If you assemble a bunch of British film buffs of a certain age in one place and wait for a while, eventually they'll start talking about Moviedrome. Between 1988 and 2000, it was BBC 2's Sunday night slot for the presentation of cult movies, complete with a handy to-camera introduction to put them into context. Between 1994 and 2000, those introductions were presented in the uncertainly-pitched voice of Mark Cousins (though these days, technology has provided a solution to that). But for the first six years of Moviedrome's life, it was Alex Cox's baby, and he's the host that people remember most fondly.
Mostly Film, by its very nature, is a bunch of British film buffs of a certain age assembled in one place. We started talking about Moviedrome on our first day: the comments section of my opening review of Alex Cox's Repo diptych quickly turned into an affectionate discussion of how the show introduced us to films we may not have seen otherwise. Nearly two years later, we've made that discussion an article in its own right. Mad Cox: Beyond Moviedrome features six of the Mostly Film regulars - including me - talking about the impact that a particular Moviedrome presentation had on our cinematic taste.
My contribution to the piece is fairly small, so let's keep this backup material nice and simple: trailers for the six films discussed.
1. The Duellists (reviewed by Indy Datta)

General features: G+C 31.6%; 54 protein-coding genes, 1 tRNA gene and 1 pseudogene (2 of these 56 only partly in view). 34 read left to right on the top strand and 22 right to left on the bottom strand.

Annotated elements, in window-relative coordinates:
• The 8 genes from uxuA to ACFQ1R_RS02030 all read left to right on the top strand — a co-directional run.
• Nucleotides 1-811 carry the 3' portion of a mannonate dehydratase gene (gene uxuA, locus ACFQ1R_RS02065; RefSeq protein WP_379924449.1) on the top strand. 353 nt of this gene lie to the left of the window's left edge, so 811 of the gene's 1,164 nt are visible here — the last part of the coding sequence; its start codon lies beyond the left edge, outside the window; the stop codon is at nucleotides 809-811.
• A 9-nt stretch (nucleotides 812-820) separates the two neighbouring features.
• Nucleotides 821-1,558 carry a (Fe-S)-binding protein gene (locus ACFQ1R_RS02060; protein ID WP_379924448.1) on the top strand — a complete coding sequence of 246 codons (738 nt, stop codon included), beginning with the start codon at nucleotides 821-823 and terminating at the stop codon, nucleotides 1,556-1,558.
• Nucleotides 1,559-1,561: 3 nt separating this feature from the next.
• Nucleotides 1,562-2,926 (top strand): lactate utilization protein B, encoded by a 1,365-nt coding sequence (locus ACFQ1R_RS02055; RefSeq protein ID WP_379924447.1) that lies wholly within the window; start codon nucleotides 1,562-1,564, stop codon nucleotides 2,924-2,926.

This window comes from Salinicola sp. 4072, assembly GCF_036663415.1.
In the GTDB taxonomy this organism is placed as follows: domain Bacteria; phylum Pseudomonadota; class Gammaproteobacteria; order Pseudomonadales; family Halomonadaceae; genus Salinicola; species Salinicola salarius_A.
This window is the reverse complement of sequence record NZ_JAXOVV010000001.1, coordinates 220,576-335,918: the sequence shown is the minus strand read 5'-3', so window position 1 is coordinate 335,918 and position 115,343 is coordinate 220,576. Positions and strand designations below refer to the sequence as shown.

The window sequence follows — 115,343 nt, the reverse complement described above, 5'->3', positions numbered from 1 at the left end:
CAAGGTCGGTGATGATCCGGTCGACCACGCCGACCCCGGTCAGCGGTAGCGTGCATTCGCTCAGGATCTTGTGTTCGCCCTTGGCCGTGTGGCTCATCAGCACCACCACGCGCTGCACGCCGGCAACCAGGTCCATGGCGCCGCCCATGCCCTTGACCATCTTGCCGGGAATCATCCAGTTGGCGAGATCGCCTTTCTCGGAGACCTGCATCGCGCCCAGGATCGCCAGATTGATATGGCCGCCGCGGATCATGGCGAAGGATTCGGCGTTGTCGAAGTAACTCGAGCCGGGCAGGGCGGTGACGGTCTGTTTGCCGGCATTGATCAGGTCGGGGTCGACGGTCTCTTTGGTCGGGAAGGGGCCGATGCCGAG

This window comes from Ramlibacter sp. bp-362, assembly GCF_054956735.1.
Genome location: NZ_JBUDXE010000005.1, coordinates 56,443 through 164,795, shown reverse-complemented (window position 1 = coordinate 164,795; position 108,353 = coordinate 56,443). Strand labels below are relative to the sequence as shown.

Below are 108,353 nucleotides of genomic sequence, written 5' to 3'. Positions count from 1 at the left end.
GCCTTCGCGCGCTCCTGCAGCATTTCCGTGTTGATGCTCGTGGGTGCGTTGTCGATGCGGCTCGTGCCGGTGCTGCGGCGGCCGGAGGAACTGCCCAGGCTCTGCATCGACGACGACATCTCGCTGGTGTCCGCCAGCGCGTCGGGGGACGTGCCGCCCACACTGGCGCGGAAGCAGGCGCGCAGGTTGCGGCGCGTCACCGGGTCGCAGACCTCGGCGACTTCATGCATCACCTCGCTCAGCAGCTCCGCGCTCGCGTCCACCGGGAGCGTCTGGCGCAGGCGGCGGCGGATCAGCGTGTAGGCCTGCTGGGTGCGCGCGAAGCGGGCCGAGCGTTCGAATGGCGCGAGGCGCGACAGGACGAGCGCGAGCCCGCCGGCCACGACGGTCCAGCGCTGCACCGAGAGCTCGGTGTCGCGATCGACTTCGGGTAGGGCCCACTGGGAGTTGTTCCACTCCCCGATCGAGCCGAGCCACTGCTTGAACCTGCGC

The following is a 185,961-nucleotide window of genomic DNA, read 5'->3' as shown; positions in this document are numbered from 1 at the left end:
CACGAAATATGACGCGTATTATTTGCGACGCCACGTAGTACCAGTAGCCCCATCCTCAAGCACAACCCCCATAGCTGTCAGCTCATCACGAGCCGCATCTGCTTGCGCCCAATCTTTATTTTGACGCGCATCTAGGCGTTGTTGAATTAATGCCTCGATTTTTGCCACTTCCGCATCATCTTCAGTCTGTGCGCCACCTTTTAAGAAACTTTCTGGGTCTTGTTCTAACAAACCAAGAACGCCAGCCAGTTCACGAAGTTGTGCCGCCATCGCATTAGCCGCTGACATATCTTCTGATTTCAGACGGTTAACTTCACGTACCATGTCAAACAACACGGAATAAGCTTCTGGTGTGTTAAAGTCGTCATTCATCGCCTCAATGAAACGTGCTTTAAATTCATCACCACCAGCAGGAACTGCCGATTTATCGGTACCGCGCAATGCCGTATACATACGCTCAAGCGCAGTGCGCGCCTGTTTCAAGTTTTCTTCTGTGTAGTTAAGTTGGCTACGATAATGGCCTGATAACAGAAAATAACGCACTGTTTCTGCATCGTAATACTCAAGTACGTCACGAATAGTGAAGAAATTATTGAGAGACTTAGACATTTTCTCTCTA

"Moviedrome was... one of the first things for most of us that introduced us to the idea that there was a specific film culture"
2. Il Grande Silenzio (reviewed by Marv Marsh)
"Unlike just watching a film that was on, it felt like someone had chosen the film for you"
3. Manhunter (reviewed by Emma Street)
"In order to better understand film’s nuances by seeing it through the prism of mind altering experience. Possibly."
4. One Eyed Jacks (reviewed by Niall Anderson)
"If you could bottle One Eyed Jacks and were unwise enough to drink it, the hangover would be the worst you’ve ever had"
5. THX 1138 (reviewed by Mr Moth)
"But it’s not about the film – it’s about the medium of discovery"
6. Diva (reviewed by Spank The Monkey)
"an established part of the cult canon – both Time Out and City Limits agreed on that, so it must be true"
Finally, "if you're interested in learning more about this film, the other films we're going to show, or the ones we showed last year or the year before, you can acquire for a very modest fee a Moviedrome book, which also tells you where you can get stills and soundtrack albums." The details are on screen now. Alternatively, because these days we have the internet and thus no need for stamped addressed envelopes, you could just download the first and second Moviedrome factsheets from Alex Cox's own website.